05/12/2015 5:20 PM IST | Updated 15/07/2016 8:25 AM IST

POTODOSO: This Acronym Shook The First Week Of The Climate Change Talks In Paris

FILE - In this Dec. 1, 2015 file photo, a man visits the Climate Generations Areas, part of the COP21, the United Nations Climate Change Conference, in Le Bourget, north of Paris. As a group, the most religious Americans are less likely than others in the U.S. to trust the science of global warming. Yet a significant number of the faithful not only believe the threat is real but also feel obliged to help save the earth’s climate, an AP analysis shows. (AP Photo/Christophe Ena, File)

PARIS -- Even as the first week of the U.N. Climate Change Conference in Paris concludes with most contentious issues unresolved, debuting on the laundry list of differences between developed and developing nations is the term: parties in a "position to do so" (POTODOSO) or "willing to do so."

This proposal by a handful of non-European developed countries including the United States, which is now in the negotiating text, calls on larger developing nations to provide funds for combating climate change - if they have the money.

But negotiators from developing countries view it as an another attempt by developed nations to detract from the main target of them paying $100 billion dollars every year from 2020, a commitment made six years ago in Copenhagen.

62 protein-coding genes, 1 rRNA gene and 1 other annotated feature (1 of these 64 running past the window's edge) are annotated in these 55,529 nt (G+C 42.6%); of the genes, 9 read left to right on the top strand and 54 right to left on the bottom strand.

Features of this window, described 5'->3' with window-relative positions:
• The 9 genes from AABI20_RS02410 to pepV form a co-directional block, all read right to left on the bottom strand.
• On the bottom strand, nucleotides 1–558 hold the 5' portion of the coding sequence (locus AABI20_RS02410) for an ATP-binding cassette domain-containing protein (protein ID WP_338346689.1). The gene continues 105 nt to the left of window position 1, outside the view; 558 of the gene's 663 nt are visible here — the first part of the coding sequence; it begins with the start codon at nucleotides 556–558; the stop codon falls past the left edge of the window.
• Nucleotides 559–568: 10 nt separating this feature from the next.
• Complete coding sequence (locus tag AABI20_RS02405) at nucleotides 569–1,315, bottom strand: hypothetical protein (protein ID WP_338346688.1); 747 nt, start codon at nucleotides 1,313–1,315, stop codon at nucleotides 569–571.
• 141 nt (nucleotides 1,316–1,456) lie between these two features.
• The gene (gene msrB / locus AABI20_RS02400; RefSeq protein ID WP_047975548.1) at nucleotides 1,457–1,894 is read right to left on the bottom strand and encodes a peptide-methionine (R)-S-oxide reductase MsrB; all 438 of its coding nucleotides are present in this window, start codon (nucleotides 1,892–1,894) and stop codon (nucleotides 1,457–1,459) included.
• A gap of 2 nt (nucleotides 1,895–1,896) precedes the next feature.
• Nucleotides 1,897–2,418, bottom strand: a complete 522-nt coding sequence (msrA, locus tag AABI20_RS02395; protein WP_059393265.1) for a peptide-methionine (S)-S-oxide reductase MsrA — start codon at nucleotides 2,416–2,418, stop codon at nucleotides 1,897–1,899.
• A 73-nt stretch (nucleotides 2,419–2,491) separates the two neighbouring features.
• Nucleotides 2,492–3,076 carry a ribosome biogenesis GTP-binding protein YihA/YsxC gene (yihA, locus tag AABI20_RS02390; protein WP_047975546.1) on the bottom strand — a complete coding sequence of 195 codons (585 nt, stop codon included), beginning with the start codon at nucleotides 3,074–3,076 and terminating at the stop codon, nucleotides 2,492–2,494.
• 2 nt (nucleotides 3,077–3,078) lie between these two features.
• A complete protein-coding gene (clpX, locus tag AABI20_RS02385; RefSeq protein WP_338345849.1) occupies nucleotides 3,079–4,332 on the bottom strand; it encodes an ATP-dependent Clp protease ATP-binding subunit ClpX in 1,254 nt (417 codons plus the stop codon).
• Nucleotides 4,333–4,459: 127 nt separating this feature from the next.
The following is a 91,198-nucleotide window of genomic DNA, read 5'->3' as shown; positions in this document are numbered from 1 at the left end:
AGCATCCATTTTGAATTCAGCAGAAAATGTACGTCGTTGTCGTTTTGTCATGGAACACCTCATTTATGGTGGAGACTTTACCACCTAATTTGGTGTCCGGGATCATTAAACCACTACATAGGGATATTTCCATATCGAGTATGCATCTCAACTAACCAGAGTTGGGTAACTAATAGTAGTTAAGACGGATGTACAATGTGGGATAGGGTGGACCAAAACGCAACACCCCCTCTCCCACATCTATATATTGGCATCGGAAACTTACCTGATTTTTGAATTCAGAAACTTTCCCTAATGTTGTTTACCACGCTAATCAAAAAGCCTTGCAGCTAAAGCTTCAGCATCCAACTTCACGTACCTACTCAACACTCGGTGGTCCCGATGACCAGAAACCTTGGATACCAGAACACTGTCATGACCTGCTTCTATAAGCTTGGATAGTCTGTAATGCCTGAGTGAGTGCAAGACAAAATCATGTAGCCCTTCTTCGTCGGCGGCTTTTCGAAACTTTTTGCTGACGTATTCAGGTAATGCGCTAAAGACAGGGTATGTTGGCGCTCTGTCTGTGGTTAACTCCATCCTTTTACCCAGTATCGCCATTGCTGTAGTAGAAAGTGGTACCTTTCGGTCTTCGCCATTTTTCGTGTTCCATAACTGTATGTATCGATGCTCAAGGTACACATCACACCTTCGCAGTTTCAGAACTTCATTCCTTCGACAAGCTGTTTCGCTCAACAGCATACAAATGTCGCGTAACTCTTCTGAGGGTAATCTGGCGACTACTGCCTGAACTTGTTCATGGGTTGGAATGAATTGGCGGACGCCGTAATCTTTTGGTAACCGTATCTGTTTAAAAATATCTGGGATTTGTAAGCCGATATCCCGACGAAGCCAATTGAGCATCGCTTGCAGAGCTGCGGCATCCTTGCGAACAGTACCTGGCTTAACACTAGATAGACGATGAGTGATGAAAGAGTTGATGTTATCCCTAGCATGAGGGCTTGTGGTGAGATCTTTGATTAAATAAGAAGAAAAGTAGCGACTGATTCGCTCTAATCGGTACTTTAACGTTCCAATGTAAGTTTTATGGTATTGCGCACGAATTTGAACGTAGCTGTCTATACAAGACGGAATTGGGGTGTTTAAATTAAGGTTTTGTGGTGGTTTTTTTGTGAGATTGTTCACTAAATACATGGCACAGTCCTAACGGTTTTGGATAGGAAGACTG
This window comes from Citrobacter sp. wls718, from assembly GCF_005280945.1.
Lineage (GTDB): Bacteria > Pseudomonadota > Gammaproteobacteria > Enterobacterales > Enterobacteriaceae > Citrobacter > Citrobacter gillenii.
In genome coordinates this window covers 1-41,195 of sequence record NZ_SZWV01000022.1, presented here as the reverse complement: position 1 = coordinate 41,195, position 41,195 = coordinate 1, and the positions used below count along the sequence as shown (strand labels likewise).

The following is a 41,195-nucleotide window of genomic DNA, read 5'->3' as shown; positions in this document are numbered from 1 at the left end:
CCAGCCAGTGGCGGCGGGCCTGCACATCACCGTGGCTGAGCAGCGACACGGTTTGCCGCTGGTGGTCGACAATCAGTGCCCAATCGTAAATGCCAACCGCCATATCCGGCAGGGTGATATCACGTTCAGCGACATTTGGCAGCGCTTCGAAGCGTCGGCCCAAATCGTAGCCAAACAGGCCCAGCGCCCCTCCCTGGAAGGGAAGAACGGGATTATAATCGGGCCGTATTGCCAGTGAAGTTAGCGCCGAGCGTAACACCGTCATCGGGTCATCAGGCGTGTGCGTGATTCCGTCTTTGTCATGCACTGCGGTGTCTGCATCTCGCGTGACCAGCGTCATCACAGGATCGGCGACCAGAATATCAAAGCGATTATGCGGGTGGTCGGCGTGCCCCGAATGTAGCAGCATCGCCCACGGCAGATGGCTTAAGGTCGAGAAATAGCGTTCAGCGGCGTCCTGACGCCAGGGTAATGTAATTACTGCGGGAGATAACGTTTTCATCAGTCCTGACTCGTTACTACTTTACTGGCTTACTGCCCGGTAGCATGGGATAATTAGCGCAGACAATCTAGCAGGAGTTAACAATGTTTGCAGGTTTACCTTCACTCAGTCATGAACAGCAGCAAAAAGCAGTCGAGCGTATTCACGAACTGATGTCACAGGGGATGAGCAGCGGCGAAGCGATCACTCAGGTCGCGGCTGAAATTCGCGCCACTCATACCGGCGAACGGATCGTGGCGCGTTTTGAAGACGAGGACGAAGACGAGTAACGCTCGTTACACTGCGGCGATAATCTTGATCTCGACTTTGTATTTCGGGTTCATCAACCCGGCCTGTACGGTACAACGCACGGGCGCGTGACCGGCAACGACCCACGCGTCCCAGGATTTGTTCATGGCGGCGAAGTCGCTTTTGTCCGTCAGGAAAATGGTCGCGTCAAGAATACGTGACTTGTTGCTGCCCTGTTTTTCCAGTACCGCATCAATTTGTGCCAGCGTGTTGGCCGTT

While Todd Stern, U.S. special envoy for climate change, insists that POTODOSO is "voluntary," others ask if it is indeed voluntary then why include it in an agreement. Any provision in an international agreement, even if it is meant to be voluntary, creates pressure to deliver.

China has already provided $3 billion to help other developing countries, but this money is not part of the $100 billion Green Climate Fund. India has said that if countries are "willing" to put up money, there is nothing that stops them from doing so.

"Basically the idea is that historically developed countries have been the donor countries with respect to financial assistance. That will certainly continue. At the same time, there have already been any number of developing countries that have started to become contributors in their own right," Stern told reporters on Friday.

"So there is language that is part of the draft text which would say in essence that developed countries are going to do XYZ with respect to financing and others in a 'position to do so' or words to that effect are encouraged or invited or something which is still voluntary, there is no requirement, but essentially recognises that there are more advanced developing countries that have already started to contribute and we think that is a good thing and they would be encouraged to do so. But again, I would stress that it is voluntary," he said.

Some people over read it actually incorrectly to think that we are talking about some new obligation. We are not.

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On the other hand, developed countries have 11 years since 2009 to mobilise the first tranche of $100 billion by 2020 and it is still not clear where they are in achieving this goal.